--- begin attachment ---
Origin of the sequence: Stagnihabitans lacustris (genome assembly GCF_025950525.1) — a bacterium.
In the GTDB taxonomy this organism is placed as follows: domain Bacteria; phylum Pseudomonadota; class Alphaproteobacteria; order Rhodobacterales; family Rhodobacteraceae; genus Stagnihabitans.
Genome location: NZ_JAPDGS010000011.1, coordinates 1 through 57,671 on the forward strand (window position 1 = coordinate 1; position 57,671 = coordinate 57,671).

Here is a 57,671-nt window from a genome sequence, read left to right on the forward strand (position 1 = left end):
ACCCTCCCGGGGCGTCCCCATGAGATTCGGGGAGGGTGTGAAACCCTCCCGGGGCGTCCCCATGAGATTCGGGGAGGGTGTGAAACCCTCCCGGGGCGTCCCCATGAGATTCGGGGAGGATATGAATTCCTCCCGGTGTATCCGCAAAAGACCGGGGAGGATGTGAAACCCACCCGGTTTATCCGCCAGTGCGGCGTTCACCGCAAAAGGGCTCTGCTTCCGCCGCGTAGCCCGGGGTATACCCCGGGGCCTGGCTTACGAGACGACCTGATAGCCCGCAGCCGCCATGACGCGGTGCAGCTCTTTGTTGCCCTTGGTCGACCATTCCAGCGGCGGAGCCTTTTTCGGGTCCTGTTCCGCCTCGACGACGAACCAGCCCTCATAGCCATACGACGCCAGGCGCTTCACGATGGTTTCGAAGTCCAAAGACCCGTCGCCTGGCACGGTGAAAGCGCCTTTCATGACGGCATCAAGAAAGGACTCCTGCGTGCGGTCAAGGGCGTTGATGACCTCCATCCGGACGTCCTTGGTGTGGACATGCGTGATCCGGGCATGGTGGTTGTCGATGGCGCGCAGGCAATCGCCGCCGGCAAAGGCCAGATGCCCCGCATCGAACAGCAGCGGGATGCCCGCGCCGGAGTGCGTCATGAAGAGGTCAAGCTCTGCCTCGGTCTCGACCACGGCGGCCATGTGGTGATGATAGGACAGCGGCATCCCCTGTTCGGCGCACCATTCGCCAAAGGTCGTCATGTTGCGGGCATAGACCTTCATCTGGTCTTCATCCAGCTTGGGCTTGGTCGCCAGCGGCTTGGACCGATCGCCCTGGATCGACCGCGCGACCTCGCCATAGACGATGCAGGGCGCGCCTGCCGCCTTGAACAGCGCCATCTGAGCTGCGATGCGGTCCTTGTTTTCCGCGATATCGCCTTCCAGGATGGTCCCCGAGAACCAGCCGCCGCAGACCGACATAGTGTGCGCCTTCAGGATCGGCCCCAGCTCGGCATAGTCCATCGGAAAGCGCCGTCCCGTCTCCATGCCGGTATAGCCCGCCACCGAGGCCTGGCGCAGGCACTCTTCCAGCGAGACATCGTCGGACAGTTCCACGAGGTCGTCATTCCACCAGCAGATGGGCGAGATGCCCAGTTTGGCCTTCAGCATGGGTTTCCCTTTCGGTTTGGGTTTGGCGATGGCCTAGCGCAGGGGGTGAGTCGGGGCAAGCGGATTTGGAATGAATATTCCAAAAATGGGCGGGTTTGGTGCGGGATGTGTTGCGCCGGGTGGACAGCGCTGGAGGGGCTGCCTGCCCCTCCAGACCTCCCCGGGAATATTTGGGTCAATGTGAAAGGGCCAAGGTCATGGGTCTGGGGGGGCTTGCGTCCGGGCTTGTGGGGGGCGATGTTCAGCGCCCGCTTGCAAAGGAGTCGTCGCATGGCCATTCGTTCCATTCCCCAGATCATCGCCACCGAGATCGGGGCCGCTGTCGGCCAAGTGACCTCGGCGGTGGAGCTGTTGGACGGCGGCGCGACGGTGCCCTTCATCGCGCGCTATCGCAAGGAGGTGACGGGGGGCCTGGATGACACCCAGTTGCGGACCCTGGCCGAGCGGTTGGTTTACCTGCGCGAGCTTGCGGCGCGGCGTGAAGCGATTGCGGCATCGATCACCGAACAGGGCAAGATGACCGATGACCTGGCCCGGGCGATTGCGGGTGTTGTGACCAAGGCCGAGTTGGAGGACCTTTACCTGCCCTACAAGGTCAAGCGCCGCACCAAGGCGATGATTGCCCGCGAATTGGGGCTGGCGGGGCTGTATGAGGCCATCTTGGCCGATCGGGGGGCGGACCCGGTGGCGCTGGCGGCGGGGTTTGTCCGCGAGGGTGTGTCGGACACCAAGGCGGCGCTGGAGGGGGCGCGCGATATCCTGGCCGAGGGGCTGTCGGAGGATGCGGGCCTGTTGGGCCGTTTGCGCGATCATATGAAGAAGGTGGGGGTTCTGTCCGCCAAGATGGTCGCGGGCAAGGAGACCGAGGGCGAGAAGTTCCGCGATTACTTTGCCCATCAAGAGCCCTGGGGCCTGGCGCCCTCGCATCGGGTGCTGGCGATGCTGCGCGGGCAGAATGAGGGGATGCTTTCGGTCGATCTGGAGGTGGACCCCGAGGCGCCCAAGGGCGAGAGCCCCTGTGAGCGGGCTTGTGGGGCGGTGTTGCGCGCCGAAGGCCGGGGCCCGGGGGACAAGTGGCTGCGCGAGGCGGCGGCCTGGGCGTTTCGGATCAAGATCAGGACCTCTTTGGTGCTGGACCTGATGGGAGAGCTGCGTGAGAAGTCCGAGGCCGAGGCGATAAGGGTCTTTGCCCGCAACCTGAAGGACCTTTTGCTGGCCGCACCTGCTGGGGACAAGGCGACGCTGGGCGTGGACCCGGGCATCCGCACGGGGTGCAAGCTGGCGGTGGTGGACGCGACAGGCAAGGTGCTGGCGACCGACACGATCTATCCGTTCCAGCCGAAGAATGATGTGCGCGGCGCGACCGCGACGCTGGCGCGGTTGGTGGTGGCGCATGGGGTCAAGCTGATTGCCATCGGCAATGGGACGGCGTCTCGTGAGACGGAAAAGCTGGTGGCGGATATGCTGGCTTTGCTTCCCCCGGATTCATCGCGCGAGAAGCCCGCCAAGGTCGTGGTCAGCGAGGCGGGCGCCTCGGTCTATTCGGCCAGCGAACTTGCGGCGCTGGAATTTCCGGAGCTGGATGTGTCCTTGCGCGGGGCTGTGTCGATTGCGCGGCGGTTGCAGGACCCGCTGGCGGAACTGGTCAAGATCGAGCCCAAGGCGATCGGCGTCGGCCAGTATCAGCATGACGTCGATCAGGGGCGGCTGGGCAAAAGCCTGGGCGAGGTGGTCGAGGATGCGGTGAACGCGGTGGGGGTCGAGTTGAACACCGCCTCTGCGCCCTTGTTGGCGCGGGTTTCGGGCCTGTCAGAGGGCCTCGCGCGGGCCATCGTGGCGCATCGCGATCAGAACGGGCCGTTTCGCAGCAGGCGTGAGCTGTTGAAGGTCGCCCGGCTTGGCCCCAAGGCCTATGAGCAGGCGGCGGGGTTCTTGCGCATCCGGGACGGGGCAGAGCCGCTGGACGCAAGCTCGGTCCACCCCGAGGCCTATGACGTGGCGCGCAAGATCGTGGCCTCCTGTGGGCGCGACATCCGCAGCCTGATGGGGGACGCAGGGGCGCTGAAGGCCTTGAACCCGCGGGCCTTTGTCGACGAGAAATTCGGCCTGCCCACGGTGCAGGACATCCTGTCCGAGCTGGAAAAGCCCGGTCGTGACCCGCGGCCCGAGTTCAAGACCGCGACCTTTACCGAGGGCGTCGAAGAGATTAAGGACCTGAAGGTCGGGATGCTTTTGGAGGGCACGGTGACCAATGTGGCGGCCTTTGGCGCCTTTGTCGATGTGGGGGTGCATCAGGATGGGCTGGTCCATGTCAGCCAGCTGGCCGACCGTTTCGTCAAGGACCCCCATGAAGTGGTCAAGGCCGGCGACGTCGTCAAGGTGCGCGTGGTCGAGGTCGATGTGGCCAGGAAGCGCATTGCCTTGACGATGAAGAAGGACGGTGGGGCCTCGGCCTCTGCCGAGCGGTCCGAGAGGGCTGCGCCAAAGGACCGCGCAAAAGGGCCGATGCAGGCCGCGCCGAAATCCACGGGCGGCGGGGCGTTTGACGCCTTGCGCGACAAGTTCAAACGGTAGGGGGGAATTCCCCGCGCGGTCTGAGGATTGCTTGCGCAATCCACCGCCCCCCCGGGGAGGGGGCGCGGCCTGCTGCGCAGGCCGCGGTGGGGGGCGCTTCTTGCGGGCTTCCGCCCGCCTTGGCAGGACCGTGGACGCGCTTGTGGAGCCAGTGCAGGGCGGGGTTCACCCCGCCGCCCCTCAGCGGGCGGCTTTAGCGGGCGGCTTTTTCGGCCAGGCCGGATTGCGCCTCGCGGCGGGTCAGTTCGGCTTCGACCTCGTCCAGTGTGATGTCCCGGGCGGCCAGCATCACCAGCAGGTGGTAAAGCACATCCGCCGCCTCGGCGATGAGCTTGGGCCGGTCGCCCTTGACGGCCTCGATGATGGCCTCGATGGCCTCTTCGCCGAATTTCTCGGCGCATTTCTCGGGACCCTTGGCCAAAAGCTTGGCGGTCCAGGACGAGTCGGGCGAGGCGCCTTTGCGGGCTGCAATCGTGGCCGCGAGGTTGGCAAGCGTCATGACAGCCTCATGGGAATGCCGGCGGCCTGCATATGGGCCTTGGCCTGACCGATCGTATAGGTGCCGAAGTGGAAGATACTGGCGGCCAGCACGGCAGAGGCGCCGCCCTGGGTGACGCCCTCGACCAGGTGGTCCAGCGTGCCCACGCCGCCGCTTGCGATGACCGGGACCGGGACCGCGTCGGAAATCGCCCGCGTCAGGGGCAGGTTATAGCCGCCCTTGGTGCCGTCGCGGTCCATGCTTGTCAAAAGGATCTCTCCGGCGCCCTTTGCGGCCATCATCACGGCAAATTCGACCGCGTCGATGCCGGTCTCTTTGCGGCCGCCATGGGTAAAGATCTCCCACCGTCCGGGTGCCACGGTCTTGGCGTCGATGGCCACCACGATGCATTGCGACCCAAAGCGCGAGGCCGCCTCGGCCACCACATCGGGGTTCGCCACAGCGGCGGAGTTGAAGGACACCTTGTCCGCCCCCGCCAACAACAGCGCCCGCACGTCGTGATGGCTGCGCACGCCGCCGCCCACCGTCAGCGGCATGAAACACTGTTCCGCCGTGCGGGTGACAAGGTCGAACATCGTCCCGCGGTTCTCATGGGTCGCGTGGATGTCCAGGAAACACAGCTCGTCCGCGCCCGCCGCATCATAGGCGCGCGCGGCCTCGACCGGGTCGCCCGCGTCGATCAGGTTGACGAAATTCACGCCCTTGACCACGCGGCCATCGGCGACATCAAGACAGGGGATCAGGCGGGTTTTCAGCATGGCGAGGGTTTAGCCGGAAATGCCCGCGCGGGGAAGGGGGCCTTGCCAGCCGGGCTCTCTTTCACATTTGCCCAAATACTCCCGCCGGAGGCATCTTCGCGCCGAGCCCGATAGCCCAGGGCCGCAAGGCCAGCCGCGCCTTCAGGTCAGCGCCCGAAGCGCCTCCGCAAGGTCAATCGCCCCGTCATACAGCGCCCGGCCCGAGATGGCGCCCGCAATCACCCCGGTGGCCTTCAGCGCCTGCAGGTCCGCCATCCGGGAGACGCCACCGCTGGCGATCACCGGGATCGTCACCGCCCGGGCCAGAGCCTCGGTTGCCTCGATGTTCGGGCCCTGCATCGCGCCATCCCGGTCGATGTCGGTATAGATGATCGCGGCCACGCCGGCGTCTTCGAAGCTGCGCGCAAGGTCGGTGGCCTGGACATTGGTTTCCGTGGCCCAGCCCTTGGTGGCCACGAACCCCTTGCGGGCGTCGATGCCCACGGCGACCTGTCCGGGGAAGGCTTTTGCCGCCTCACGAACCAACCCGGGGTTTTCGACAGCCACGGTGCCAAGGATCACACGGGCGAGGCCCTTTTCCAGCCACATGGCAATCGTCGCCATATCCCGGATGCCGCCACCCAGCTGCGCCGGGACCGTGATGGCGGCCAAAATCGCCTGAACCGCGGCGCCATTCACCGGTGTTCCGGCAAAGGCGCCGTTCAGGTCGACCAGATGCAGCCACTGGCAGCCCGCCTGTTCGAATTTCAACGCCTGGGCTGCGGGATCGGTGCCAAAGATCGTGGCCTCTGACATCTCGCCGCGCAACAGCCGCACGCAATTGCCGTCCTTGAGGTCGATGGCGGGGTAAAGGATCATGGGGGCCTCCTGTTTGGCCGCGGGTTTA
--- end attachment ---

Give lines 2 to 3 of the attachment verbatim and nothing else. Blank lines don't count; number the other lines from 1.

In the GTDB taxonomy this organism is placed as follows: domain Bacteria; phylum Pseudomonadota; class Alphaproteobacteria; order Rhodobacterales; family Rhodobacteraceae; genus Stagnihabitans.
Genome location: NZ_JAPDGS010000011.1, coordinates 1 through 57,671 on the forward strand (window position 1 = coordinate 1; position 57,671 = coordinate 57,671).